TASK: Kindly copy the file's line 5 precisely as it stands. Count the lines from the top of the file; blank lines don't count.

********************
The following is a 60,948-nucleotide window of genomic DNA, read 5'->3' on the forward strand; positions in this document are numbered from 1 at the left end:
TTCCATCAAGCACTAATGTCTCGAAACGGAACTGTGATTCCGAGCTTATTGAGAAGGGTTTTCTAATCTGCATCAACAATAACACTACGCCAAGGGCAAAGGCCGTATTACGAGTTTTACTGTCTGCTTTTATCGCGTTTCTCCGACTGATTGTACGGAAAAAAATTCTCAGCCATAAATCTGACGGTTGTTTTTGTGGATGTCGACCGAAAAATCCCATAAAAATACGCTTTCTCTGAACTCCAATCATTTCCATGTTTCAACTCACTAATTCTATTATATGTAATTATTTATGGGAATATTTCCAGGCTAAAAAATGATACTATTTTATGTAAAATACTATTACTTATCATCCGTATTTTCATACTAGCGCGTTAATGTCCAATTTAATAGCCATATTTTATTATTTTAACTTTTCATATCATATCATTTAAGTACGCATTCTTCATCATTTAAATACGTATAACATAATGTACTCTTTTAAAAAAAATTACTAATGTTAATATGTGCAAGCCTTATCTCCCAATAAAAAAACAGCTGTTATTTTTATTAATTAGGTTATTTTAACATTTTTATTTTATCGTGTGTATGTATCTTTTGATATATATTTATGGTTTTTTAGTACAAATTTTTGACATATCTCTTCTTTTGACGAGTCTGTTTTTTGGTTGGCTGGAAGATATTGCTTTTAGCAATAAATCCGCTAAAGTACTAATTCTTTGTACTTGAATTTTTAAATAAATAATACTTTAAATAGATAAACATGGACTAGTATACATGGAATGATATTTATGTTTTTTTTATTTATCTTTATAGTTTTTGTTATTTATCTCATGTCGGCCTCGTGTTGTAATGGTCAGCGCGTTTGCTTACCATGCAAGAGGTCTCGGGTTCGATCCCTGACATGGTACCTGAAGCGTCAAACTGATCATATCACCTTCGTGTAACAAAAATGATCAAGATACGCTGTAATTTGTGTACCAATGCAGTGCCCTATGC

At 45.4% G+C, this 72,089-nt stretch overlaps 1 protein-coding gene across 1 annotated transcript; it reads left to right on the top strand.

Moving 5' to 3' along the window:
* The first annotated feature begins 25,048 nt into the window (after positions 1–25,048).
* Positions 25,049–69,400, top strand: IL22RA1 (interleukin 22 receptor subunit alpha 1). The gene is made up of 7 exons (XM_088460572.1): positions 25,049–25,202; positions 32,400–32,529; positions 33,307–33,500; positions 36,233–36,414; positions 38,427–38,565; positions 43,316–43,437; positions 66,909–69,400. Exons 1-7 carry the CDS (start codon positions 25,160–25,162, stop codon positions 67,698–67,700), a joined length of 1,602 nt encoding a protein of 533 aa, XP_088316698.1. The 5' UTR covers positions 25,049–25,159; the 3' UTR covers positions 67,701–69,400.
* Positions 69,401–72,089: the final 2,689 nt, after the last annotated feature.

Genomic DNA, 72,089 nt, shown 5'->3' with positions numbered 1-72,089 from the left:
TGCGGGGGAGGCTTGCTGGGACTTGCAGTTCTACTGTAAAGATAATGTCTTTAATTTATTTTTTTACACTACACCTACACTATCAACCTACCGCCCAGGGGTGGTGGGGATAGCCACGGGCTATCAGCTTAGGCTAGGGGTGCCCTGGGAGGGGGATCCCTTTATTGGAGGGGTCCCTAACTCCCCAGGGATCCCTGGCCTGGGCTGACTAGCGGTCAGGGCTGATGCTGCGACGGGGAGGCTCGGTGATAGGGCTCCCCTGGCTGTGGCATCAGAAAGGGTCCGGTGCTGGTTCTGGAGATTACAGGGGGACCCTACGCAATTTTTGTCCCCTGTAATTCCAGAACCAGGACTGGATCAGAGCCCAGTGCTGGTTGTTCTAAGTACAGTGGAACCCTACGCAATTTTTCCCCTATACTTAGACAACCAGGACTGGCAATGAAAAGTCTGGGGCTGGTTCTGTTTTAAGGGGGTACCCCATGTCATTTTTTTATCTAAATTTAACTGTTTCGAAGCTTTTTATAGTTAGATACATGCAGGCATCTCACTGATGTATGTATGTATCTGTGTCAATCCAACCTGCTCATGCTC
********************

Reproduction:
* The first annotated feature begins 25,048 nt into the window (after positions 1–25,048).